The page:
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Telford prison in New Boston. (Shelby Knowles / The Texas Tribune)

Coronavirus is officially in Texas prisons and jails. Now what?

By Julián Aguilar, The Texas Tribune and Perla Trevizo, The Texas Tribune and ProPublica

The Texas prison system and Dallas County both reported the first Texas cases of inmates testing positive for the new coronavirus this week. Self-quarantines and social distancing aren’t always possible for those who’ve been exposed.


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Medical Center Hospital in Odessa has set up a hotline for locals to call to ask questions and be assessed for COVID-19 symptoms. (Mitch Borden / Marfa Public Radio)

Odessa Increases Resources For Locals Concerned Over Coronavirus

By Mitch Borden

As Permian Basin communities brace for the coronavirus to continue to spread, Odessa is taking steps to test more residents showing signs and symptoms of COVID-19. 

The city and its hospitals are doing this by setting up remote testing sites and a hotline that residents can call to be screened for the virus.


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Selena Quintanilla Perez, the Queen of Tejano Music, (Photo Credit: flickr.com/photos/atelier_tee/)(CC BY-NC-ND 2.0)

25 Years After Her Death, Selena’s Legacy Dreams On

By Carlos Morales

The cultural influence of the late Selena Quintanilla Perez has only grown since her untimely death twenty-five years ago. Over the idol’s career, the Queen of Tejano Music sold millions of albums and earned a Grammy. Today, she’s the focus of an upcoming Netflix series, a cosmetics line and continued devotion from South Texas and beyond.

That legacy is nearly impossible to escape, says Cat Cardenas, an Associate Editor at Texas Monthly. “She’s a huge, huge cultural icon and just a very important figure for us, especially growing up as a Latina.”

Cardenas spoke to Marfa Public Radio about the life and legacy of Selena.


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Midland Memorial Hospital is the only hospital in Midland and is leading the cities fight against the coronavirus. (Mitch Borden / Marfa Public Radio)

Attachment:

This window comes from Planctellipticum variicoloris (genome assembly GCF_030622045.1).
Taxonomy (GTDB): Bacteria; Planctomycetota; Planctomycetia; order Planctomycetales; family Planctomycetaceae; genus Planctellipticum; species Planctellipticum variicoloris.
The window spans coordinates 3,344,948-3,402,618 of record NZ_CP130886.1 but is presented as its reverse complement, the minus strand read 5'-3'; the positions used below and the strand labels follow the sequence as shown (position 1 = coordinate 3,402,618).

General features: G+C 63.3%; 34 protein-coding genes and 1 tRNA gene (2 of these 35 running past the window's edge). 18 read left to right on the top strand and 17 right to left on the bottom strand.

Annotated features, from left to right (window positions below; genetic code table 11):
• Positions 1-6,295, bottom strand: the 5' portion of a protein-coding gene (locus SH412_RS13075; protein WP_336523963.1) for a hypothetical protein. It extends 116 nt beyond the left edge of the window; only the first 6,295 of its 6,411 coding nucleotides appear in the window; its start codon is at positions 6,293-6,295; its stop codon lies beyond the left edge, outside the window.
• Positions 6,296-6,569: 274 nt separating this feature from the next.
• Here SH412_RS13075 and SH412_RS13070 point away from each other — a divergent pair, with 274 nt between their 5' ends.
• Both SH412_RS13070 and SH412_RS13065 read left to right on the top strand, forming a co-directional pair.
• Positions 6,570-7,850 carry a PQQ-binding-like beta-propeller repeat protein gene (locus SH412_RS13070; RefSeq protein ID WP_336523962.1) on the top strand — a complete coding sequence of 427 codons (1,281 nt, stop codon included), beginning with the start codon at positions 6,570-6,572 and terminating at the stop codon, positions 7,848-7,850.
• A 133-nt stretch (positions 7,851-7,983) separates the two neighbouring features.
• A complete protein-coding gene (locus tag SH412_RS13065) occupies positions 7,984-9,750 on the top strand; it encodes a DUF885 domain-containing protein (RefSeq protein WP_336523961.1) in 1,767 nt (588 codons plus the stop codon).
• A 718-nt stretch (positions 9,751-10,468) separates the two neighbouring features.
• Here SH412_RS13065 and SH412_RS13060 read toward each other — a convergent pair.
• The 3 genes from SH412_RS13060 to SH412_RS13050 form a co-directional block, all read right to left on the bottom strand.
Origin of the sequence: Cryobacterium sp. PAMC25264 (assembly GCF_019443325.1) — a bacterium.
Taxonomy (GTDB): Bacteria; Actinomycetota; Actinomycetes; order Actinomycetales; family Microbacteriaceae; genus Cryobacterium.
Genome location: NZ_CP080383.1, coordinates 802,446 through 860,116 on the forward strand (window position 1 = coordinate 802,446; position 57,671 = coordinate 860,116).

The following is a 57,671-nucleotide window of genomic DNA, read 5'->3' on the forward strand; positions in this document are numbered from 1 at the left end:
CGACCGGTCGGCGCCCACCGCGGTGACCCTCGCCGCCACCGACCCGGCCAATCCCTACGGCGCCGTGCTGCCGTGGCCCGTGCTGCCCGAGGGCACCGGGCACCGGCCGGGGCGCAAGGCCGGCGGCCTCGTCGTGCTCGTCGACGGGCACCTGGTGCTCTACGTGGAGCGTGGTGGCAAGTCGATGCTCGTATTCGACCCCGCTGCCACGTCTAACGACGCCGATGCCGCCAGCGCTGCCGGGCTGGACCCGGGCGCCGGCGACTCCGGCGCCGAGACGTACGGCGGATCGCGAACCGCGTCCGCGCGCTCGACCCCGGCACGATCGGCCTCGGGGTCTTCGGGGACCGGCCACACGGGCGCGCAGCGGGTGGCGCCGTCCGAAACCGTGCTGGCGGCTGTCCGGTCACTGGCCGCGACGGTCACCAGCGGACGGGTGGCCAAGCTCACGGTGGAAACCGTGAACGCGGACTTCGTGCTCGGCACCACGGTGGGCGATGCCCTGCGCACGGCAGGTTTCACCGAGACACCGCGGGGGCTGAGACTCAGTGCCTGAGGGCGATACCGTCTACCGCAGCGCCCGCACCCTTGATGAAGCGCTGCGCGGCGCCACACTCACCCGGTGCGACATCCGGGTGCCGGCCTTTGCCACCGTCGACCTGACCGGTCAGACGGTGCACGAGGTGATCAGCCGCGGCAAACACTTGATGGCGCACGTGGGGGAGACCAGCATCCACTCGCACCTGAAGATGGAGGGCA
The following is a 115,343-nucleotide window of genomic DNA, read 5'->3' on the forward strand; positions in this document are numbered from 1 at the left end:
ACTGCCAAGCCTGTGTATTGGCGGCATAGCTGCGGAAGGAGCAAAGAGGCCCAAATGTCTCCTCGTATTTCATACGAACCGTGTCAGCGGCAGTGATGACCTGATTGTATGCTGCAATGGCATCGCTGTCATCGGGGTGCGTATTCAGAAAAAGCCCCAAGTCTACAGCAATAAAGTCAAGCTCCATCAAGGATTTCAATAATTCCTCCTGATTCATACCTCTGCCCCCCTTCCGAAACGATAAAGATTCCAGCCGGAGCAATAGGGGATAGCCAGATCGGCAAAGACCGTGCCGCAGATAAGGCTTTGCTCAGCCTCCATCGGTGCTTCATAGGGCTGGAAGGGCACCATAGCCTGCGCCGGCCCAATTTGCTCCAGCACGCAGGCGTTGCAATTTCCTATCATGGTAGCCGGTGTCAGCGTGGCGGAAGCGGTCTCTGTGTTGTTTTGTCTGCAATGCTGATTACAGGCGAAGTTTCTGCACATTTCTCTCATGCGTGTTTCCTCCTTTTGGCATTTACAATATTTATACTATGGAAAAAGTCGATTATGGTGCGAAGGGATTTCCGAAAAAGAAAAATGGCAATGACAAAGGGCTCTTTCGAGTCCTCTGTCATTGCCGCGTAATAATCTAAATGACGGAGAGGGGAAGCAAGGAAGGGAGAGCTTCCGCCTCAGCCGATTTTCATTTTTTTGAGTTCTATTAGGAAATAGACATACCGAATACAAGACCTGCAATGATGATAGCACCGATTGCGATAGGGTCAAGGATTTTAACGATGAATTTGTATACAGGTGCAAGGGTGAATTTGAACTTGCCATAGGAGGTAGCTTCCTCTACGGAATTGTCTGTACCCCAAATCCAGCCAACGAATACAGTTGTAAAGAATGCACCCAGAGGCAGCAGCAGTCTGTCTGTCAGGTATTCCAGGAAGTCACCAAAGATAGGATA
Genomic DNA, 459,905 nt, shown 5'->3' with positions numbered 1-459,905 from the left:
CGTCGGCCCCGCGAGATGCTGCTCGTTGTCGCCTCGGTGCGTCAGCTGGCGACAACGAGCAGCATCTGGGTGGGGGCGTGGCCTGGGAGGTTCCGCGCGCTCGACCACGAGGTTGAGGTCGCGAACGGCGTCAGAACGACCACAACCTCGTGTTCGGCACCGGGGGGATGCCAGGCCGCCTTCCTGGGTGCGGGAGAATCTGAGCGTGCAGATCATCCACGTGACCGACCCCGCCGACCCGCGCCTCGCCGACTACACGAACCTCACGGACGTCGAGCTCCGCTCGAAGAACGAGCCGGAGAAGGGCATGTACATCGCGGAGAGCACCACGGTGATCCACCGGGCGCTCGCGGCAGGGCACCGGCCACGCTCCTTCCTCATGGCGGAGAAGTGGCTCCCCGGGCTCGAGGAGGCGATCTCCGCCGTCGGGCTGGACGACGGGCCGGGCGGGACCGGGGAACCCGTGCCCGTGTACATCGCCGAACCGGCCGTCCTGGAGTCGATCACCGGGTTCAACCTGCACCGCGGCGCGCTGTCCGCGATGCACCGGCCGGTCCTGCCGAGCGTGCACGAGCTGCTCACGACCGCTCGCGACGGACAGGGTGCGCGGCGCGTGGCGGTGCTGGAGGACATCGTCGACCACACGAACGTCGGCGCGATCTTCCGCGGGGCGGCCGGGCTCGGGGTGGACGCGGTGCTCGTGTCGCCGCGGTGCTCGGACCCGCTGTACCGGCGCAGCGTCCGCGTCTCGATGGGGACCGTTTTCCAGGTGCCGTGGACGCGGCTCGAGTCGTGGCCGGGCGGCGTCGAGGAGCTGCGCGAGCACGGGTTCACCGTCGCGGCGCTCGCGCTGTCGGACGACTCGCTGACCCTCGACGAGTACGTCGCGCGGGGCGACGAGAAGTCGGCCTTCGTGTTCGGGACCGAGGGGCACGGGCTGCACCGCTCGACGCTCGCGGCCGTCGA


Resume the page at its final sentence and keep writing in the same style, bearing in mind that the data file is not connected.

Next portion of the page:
Midland Sees The First COVID-19 Related Death As The Virus Spreads Across The Permian Basin

By Mitch Borden

The first Midlander to be diagnosed with COVID-19 died on March 25 at Midland Memorial Hospital—only five days after testing positive for the coronavirus.

The patient was a man in his sixties with no underlying health conditions, according to hospital officials. The news of his death was shortly followed by the announcement of two more coronavirus cases in Midland.


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In Tune with Nick Hurt is a weekly classical music show on Marfa Public Radio (Photo Credit: Nick Hurt)

In Tune Feature: Andrew York

By Nick Hurt

In this segment Nick Hurt, host of Marfa Public Radio’s Monday classical music program In Tune has a conversation with the guitarist and composer Andrew York. 

The conversation was held in Odessa, Texas during the West Texas Guitar festival, which York headlined earlier this year. 


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Nurses work at Eastland Memorial Hospital in Eastland, between Fort Worth and Abilene. (Gary Rhodes for The Texas Tribune)

Rural Texas Hospitals Should Be Staffing Up To Face Coronavirus. Many Can’t Afford To.

By Edgar Walters, Texas Tribune

At a time when most hospitals are ramping up capacity to treat a massive number of patients who may become infected with COVID-19, rural hospital administrators say financial hardships could force them to do the opposite.


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Brewster County Commissioners Court held an emergency meeting on Friday, March 20 where they adopted measures to close hotels, motels, short-term rentals, RV parks, and campgrounds. (Facebook Livestream)